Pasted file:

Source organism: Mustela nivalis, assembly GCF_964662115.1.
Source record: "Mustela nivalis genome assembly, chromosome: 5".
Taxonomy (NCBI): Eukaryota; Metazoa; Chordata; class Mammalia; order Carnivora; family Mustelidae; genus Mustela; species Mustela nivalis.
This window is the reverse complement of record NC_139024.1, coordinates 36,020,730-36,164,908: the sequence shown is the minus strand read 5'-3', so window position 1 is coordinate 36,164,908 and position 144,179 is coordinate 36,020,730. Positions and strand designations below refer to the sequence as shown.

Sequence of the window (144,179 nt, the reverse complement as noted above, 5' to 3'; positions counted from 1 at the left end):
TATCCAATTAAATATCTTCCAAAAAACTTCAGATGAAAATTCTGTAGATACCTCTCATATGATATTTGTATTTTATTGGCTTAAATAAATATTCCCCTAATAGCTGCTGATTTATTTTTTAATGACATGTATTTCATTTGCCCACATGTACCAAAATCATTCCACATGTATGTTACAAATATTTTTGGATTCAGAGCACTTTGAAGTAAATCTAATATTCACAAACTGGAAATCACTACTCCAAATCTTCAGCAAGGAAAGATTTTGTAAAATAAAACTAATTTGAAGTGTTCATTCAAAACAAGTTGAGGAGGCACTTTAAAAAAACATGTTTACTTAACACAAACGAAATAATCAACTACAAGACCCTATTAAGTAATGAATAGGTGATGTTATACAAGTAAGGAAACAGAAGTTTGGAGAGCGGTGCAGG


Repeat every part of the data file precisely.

Source organism: Mustela nivalis, assembly GCF_964662115.1.
Source record: "Mustela nivalis genome assembly, chromosome: 5".
Taxonomy (NCBI): Eukaryota; Metazoa; Chordata; class Mammalia; order Carnivora; family Mustelidae; genus Mustela; species Mustela nivalis.
This window is the reverse complement of record NC_139024.1, coordinates 36,020,730-36,164,908: the sequence shown is the minus strand read 5'-3', so window position 1 is coordinate 36,164,908 and position 144,179 is coordinate 36,020,730. Positions and strand designations below refer to the sequence as shown.

Sequence of the window (144,179 nt, the reverse complement as noted above, 5' to 3'; positions counted from 1 at the left end):
TATCCAATTAAATATCTTCCAAAAAACTTCAGATGAAAATTCTGTAGATACCTCTCATATGATATTTGTATTTTATTGGCTTAAATAAATATTCCCCTAATAGCTGCTGATTTATTTTTTAATGACATGTATTTCATTTGCCCACATGTACCAAAATCATTCCACATGTATGTTACAAATATTTTTGGATTCAGAGCACTTTGAAGTAAATCTAATATTCACAAACTGGAAATCACTACTCCAAATCTTCAGCAAGGAAAGATTTTGTAAAATAAAACTAATTTGAAGTGTTCATTCAAAACAAGTTGAGGAGGCACTTTAAAAAAACATGTTTACTTAACACAAACGAAATAATCAACTACAAGACCCTATTAAGTAATGAATAGGTGATGTTATACAAGTAAGGAAACAGAAGTTTGGAGAGCGGTGCAGG